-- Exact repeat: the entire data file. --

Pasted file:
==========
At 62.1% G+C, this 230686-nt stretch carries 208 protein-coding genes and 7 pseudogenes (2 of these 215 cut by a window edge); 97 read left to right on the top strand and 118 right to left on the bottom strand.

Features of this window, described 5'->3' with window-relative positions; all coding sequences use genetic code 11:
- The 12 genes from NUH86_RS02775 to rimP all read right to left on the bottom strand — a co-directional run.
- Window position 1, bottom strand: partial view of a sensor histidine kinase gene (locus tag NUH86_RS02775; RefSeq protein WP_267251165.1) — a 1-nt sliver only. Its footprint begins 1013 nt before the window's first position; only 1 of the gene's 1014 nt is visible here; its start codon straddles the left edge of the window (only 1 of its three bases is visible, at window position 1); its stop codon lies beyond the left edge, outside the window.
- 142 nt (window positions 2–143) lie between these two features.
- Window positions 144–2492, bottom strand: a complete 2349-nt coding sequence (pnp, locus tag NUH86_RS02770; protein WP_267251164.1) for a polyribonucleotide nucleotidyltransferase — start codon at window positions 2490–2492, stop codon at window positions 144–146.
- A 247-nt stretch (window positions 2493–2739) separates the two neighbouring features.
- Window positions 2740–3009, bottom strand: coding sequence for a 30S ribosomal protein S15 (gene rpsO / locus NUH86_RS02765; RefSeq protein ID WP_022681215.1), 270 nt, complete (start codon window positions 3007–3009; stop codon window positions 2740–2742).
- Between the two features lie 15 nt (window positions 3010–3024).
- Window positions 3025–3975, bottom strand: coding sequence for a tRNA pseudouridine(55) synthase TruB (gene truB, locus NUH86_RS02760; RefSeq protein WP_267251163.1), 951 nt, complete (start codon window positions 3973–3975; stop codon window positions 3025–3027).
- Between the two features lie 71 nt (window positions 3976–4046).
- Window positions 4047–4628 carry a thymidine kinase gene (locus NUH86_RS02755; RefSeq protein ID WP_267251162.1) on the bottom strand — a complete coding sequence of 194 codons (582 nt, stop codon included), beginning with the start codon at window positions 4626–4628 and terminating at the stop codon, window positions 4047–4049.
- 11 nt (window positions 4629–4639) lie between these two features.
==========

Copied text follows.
At 62.1% G+C, this 230686-nt stretch carries 208 protein-coding genes and 7 pseudogenes (2 of these 215 cut by a window edge); 97 read left to right on the top strand and 118 right to left on the bottom strand.

Features of this window, described 5'->3' with window-relative positions; all coding sequences use genetic code 11:
- The 12 genes from NUH86_RS02775 to rimP all read right to left on the bottom strand — a co-directional run.
- Window position 1, bottom strand: partial view of a sensor histidine kinase gene (locus tag NUH86_RS02775; RefSeq protein WP_267251165.1) — a 1-nt sliver only. Its footprint begins 1013 nt before the window's first position; only 1 of the gene's 1014 nt is visible here; its start codon straddles the left edge of the window (only 1 of its three bases is visible, at window position 1); its stop codon lies beyond the left edge, outside the window.
- 142 nt (window positions 2–143) lie between these two features.
- Window positions 144–2492, bottom strand: a complete 2349-nt coding sequence (pnp, locus tag NUH86_RS02770; protein WP_267251164.1) for a polyribonucleotide nucleotidyltransferase — start codon at window positions 2490–2492, stop codon at window positions 144–146.
- A 247-nt stretch (window positions 2493–2739) separates the two neighbouring features.
- Window positions 2740–3009, bottom strand: coding sequence for a 30S ribosomal protein S15 (gene rpsO / locus NUH86_RS02765; RefSeq protein ID WP_022681215.1), 270 nt, complete (start codon window positions 3007–3009; stop codon window positions 2740–2742).
- Between the two features lie 15 nt (window positions 3010–3024).
- Window positions 3025–3975, bottom strand: coding sequence for a tRNA pseudouridine(55) synthase TruB (gene truB, locus NUH86_RS02760; RefSeq protein WP_267251163.1), 951 nt, complete (start codon window positions 3973–3975; stop codon window positions 3025–3027).
- Between the two features lie 71 nt (window positions 3976–4046).
- Window positions 4047–4628 carry a thymidine kinase gene (locus NUH86_RS02755; RefSeq protein ID WP_267251162.1) on the bottom strand — a complete coding sequence of 194 codons (582 nt, stop codon included), beginning with the start codon at window positions 4626–4628 and terminating at the stop codon, window positions 4047–4049.
- 11 nt (window positions 4629–4639) lie between these two features.